Next week, Andrea gets her second H1N1 vaccine, and we begin the process of her 9 month vaccines. The doctor is amenable to continuing to space them out, one a week until she gets them all. I also learned something interesting from a physician's assistant. We had been giving Andrea a dose of Tylenol after each vaccine to ease the discomfort. Apparently, research shows that children who do not have Tylenol after vaccines have better antibodies than children who take it. So, unless she runs a fever, we have to just try to stick out the crabbiness that goes with the shots.
Yesterday, Andrea saw her pulmonologist for a follow-up to her most recent illness. For the first time (ever, I think) the doctor said her lungs sound GREAT! This is a HUGE deal, as most of her problems stem from crummy lungs. The doctor gave us clearance to try her off the oxygen for some time over night, as long as she stays on the PulseOx so we are aware of any problems. Before we can try that, though, we're waiting for the oxygen company to come out and reset the PulseOx meter. It is set to alarm any time Andrea's heart rate drops below 80 beats per minute. When she came home from the hospital in June, she was almost 8 pounds lighter, and her normal heart rates were much faster. Now that she's bigger and older, the doctor said a rate in the 70s is not unusual when she's in a deep sleep. A few nights ago, we had 2and a half hours of alarms, because she was sleeping so deeply and her heart rate was hovering between 78 and 82. One thing we've learned about using oxygen in the home is that you need a prescription for EVERYTHING. I called yesterday to get the monitor reset, and nothing can happen until the doctor's office sends an updated prescription. Apparently, this was something I was supposed to know. Granted, I know more now about all this stuff than I ever hoped to, but still, it seems like someone should be more on top of helping us out.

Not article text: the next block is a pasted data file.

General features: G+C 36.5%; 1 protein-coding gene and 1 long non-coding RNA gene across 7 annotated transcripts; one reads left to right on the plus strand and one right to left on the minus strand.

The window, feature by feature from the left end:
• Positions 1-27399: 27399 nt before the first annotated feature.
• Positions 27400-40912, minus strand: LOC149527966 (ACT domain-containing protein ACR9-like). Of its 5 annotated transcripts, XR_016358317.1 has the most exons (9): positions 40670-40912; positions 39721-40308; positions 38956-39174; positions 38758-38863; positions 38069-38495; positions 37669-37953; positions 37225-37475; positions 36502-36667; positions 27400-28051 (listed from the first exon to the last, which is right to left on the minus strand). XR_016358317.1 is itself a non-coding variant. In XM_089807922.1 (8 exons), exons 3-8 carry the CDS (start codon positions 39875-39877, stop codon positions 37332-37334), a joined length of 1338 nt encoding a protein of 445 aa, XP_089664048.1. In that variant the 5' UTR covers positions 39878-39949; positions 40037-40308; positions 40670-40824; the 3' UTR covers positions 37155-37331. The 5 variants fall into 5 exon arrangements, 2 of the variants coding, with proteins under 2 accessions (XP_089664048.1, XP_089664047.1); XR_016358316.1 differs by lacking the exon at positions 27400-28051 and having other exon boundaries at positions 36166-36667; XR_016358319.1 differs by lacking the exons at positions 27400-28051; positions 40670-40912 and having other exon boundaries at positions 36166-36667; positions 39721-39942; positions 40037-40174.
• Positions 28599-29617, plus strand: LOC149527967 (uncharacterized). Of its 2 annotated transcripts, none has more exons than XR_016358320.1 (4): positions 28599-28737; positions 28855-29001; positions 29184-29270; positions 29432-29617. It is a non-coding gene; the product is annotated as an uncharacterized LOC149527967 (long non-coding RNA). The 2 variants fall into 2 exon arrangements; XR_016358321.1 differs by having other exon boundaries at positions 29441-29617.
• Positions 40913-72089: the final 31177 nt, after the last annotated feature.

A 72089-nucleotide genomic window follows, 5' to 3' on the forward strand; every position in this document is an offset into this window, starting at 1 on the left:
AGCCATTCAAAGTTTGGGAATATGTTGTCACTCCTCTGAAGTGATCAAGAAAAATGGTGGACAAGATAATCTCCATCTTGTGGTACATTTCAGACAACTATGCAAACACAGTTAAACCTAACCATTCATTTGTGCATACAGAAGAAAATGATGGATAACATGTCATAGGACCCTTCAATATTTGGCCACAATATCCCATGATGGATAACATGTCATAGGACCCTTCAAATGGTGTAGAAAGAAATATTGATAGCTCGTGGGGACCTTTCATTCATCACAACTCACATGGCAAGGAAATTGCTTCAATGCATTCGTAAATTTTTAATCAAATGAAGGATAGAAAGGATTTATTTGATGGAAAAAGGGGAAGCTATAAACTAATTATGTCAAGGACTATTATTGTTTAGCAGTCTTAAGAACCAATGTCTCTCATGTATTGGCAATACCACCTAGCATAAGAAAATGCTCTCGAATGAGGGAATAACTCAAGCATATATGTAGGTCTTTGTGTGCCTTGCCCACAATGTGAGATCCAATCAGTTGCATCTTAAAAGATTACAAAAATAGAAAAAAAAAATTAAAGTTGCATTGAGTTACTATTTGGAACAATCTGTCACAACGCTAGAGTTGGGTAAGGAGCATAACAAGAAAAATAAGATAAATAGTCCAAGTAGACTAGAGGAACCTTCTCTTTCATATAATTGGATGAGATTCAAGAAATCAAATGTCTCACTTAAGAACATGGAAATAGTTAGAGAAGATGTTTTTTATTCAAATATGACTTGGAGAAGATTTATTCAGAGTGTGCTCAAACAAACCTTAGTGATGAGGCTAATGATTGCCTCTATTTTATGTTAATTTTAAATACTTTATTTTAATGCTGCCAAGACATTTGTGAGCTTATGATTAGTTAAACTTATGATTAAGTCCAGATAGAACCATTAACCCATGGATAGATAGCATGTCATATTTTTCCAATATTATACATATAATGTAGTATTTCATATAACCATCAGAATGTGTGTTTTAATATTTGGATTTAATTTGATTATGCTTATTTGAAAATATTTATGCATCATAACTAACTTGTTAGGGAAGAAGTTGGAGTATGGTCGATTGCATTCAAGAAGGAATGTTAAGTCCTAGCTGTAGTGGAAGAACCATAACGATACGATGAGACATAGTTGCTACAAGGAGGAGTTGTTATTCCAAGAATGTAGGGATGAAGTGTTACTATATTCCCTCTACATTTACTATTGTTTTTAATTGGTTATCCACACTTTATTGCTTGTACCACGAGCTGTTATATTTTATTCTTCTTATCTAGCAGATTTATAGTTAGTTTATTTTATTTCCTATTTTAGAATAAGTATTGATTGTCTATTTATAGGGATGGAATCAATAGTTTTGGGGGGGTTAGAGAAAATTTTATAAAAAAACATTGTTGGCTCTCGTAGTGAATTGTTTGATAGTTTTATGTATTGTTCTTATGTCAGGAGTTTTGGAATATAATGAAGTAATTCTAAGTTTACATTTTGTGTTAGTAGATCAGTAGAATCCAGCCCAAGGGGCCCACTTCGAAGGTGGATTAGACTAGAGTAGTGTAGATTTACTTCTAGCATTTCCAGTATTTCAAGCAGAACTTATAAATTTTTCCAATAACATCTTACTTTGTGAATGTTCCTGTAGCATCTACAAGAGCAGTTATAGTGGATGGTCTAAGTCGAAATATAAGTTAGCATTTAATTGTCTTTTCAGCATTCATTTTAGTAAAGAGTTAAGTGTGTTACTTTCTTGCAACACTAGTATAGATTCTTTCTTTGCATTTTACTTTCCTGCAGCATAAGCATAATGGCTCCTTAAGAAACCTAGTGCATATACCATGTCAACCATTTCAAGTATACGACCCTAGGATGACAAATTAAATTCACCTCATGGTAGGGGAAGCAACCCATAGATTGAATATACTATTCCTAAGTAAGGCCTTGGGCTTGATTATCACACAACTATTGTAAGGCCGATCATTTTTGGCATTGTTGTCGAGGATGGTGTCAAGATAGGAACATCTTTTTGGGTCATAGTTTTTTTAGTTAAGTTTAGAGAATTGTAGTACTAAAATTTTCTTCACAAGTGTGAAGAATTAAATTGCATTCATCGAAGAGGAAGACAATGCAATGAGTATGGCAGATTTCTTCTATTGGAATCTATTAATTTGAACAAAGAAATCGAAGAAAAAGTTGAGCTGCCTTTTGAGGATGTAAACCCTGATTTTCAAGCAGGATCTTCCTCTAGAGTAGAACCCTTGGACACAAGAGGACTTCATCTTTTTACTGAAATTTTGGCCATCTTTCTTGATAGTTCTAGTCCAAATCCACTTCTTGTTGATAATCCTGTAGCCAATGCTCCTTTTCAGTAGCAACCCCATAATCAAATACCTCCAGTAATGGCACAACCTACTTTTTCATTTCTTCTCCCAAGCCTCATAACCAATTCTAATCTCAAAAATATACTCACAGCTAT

In January, the pulmonologist will have us in for another sleep study, to take a close look at what really happens when Andrea sleeps. If all goes well, she might be off the oxygen completely by her first birthday. It's a good thing that no one told me up front that this would be our lives from June until February. I think I would have had a nervous break down. However, I reserve the right to fall apart as soon as all this is over. It has been a long haul, and I'm grateful so many of you are still along for the ride. It helps us feel less lonely.
Out of difficulties grow miracles. Jean De La Bruyere